Meet the three American hostages freed from North Korea

· May 10, 2018  
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American hostages freed from North Korea in 2018
Mark Wilson | Getty Images

On Thursday at 2:00 a.m., Secretary of State Mike Pompeo arrived at Joint Base Andrews outside Washington, D.C., with the three Americans who had previously been held hostage by the regime in North Korea.

Kim Hak Song, Kim Dong Chul, and Kim Sang Duk were finally freed by North Korean dictator Kim Jong Un this week, after spending two years in gulags throughout the country.

Kim Hak Song was an employee at the Pyongyang University of Science and Technology in North Korea before he was detained on suspicion of “hostile acts” against the state. Reuters reported that he had previously described himself as a Christian missionary.

Christians are a severely persecuted minority in North Korea. According to Open Doors USA, “Christians are seen as hostile elements in [North Korean] society which have to be eradicated.”

Kim Dong Chul was detained in April 2016 on charges of spying on the North Korean government on behalf of a South Korean intelligence agency. Pyongyang claimed he had a USB drive in his possession that contained North Korean military secrets. The U.S. government denied the charges, claiming the American was unfairly used by the Kim regime to obtain leverage against the United States.

Kim Sang Duk, also known as Tony Kim, was a professor at a Pyongyang university who has been imprisoned in a North Korean labor camp since April 2017. He was charged with “hostile criminal acts with an aim to subvert the country.”

The three were ecstatic upon touching down at Joint Base Andrews early Thursday.

“It is like a dream. We are very, very happy,” Kim Dong Chul said after arriving on American soil.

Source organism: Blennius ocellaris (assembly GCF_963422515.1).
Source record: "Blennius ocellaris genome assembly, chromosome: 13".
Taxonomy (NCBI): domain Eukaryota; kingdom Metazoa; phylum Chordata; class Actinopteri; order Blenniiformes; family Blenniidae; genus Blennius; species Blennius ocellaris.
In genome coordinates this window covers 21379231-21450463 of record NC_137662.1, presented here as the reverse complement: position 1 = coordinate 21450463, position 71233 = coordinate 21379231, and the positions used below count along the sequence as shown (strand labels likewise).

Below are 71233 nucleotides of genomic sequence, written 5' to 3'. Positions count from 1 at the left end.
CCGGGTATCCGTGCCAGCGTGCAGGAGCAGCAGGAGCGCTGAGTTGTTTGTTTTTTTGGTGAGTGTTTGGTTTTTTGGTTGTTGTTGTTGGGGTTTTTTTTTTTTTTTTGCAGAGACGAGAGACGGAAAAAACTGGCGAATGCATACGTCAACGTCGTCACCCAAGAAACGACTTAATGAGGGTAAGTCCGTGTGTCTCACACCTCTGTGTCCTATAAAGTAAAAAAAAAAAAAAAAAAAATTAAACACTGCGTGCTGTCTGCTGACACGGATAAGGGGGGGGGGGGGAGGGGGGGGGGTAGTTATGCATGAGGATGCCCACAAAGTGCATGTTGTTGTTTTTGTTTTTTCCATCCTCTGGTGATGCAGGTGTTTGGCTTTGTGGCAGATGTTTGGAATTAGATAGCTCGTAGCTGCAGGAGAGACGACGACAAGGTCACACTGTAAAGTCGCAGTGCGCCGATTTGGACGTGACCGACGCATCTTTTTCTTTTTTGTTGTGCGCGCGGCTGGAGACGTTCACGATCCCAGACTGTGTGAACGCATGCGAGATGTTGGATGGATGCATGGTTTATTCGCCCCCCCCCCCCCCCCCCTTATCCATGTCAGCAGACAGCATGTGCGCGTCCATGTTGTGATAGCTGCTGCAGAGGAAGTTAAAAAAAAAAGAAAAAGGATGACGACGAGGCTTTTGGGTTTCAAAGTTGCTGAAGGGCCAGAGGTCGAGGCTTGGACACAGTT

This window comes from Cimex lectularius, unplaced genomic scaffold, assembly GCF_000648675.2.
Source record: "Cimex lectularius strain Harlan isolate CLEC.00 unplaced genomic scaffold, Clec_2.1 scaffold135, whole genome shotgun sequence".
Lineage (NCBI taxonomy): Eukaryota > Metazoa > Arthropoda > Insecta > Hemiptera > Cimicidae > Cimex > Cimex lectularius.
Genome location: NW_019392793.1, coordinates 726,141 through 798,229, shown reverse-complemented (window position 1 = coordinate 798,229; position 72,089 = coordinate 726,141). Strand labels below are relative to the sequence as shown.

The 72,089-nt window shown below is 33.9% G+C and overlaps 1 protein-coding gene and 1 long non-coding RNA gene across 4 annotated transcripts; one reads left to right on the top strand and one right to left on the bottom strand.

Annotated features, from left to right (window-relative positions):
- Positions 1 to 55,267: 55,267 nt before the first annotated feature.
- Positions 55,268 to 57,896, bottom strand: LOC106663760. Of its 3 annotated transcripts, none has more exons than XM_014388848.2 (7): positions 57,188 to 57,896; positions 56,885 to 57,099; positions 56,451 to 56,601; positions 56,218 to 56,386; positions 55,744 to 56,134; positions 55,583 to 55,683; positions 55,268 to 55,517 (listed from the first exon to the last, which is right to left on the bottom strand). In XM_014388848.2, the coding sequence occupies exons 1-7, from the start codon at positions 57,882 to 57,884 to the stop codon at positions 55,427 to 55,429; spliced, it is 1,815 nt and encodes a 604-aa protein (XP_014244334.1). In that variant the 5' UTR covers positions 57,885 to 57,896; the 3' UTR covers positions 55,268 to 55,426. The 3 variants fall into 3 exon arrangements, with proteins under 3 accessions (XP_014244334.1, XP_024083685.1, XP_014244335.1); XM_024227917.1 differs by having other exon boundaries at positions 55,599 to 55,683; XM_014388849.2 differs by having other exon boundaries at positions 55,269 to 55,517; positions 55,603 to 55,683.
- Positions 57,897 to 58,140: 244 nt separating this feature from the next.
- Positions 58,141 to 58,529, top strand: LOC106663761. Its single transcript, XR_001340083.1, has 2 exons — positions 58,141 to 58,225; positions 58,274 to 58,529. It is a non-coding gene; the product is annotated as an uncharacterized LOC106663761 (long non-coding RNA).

President Trump and first lady Melania Trump, along with a contingent of reporters and select executive branch personnel, were on hand to witness the historic event.

President Trump remarked that it was a “special night for these three really great people,” adding that “they’ve been through a lot.” The president also took the time to recognize the late Otto Warmbier, who it is thought was tortured while in North Korean custody. The 22-year-old Warmbier died shortly after being released to the U.S.

The hostage release comes as President Trump is in the final stages of negotiations over a face-to-face meeting with Kim Jong Un. The president announced Thursday on Twitter that he would be meeting with Kim on June 12 in Singapore.

It will be the first time a North Korean head of state and the American president will meet face to face.

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Author: Jordan Schachtel

Jordan Schachtel is the national security correspondent for Conservative Review and editor of The Dossier for Blaze Media. Follow him on Twitter @JordanSchachtel.